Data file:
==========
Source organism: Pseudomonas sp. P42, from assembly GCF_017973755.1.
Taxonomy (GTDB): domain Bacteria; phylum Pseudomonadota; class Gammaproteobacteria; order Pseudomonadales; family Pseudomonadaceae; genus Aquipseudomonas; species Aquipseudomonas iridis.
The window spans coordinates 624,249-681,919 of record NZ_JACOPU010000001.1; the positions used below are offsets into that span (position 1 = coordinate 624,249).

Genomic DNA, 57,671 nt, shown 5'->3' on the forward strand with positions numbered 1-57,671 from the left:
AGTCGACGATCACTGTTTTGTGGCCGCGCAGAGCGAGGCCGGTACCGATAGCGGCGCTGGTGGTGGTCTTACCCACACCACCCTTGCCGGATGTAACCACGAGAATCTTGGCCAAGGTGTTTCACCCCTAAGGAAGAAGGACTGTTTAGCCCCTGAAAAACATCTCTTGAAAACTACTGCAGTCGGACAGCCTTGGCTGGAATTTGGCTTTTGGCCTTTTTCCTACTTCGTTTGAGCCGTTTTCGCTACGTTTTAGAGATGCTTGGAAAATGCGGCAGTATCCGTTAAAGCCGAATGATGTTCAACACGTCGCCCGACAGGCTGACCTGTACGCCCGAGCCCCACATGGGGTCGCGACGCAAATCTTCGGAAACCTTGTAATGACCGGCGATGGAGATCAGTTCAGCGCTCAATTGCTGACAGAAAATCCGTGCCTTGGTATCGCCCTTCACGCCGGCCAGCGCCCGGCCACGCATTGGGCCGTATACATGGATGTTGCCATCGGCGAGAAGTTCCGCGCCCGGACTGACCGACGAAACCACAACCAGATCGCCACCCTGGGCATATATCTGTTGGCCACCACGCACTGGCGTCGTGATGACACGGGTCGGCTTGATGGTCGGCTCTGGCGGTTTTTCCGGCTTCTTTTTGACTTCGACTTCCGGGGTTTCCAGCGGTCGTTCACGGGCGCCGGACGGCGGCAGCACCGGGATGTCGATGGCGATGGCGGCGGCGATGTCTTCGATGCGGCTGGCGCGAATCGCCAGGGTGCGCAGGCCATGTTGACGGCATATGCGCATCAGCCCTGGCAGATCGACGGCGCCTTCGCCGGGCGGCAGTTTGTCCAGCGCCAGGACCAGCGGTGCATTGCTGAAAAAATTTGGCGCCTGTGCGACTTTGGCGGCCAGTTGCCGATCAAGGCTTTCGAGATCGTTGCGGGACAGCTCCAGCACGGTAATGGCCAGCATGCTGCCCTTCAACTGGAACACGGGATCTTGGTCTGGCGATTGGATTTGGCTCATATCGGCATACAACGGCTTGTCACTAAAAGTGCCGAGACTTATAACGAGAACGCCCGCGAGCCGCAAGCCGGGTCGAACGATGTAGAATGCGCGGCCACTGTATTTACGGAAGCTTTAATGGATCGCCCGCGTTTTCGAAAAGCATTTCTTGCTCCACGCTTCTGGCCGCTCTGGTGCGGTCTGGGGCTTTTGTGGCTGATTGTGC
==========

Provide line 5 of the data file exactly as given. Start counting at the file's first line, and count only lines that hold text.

AGTCGACGATCACTGTTTTGTGGCCGCGCAGAGCGAGGCCGGTACCGATAGCGGCGCTGGTGGTGGTCTTACCCACACCACCCTTGCCGGATGTAACCACGAGAATCTTGGCCAAGGTGTTTCACCCCTAAGGAAGAAGGACTGTTTAGCCCCTGAAAAACATCTCTTGAAAACTACTGCAGTCGGACAGCCTTGGCTGGAATTTGGCTTTTGGCCTTTTTCCTACTTCGTTTGAGCCGTTTTCGCTACGTTTTAGAGATGCTTGGAAAATGCGGCAGTATCCGTTAAAGCCGAATGATGTTCAACACGTCGCCCGACAGGCTGACCTGTACGCCCGAGCCCCACATGGGGTCGCGACGCAAATCTTCGGAAACCTTGTAATGACCGGCGATGGAGATCAGTTCAGCGCTCAATTGCTGACAGAAAATCCGTGCCTTGGTATCGCCCTTCACGCCGGCCAGCGCCCGGCCACGCATTGGGCCGTATACATGGATGTTGCCATCGGCGAGAAGTTCCGCGCCCGGACTGACCGACGAAACCACAACCAGATCGCCACCCTGGGCATATATCTGTTGGCCACCACGCACTGGCGTCGTGATGACACGGGTCGGCTTGATGGTCGGCTCTGGCGGTTTTTCCGGCTTCTTTTTGACTTCGACTTCCGGGGTTTCCAGCGGTCGTTCACGGGCGCCGGACGGCGGCAGCACCGGGATGTCGATGGCGATGGCGGCGGCGATGTCTTCGATGCGGCTGGCGCGAATCGCCAGGGTGCGCAGGCCATGTTGACGGCATATGCGCATCAGCCCTGGCAGATCGACGGCGCCTTCGCCGGGCGGCAGTTTGTCCAGCGCCAGGACCAGCGGTGCATTGCTGAAAAAATTTGGCGCCTGTGCGACTTTGGCGGCCAGTTGCCGATCAAGGCTTTCGAGATCGTTGCGGGACAGCTCCAGCACGGTAATGGCCAGCATGCTGCCCTTCAACTGGAACACGGGATCTTGGTCTGGCGATTGGATTTGGCTCATATCGGCATACAACGGCTTGTCACTAAAAGTGCCGAGACTTATAACGAGAACGCCCGCGAGCCGCAAGCCGGGTCGAACGATGTAGAATGCGCGGCCACTGTATTTACGGAAGCTTTAATGGATCGCCCGCGTTTTCGAAAAGCATTTCTTGCTCCACGCTTCTGGCCGCTCTGGTGCGGTCTGGGGCTTTTGTGGCTGATTGTGC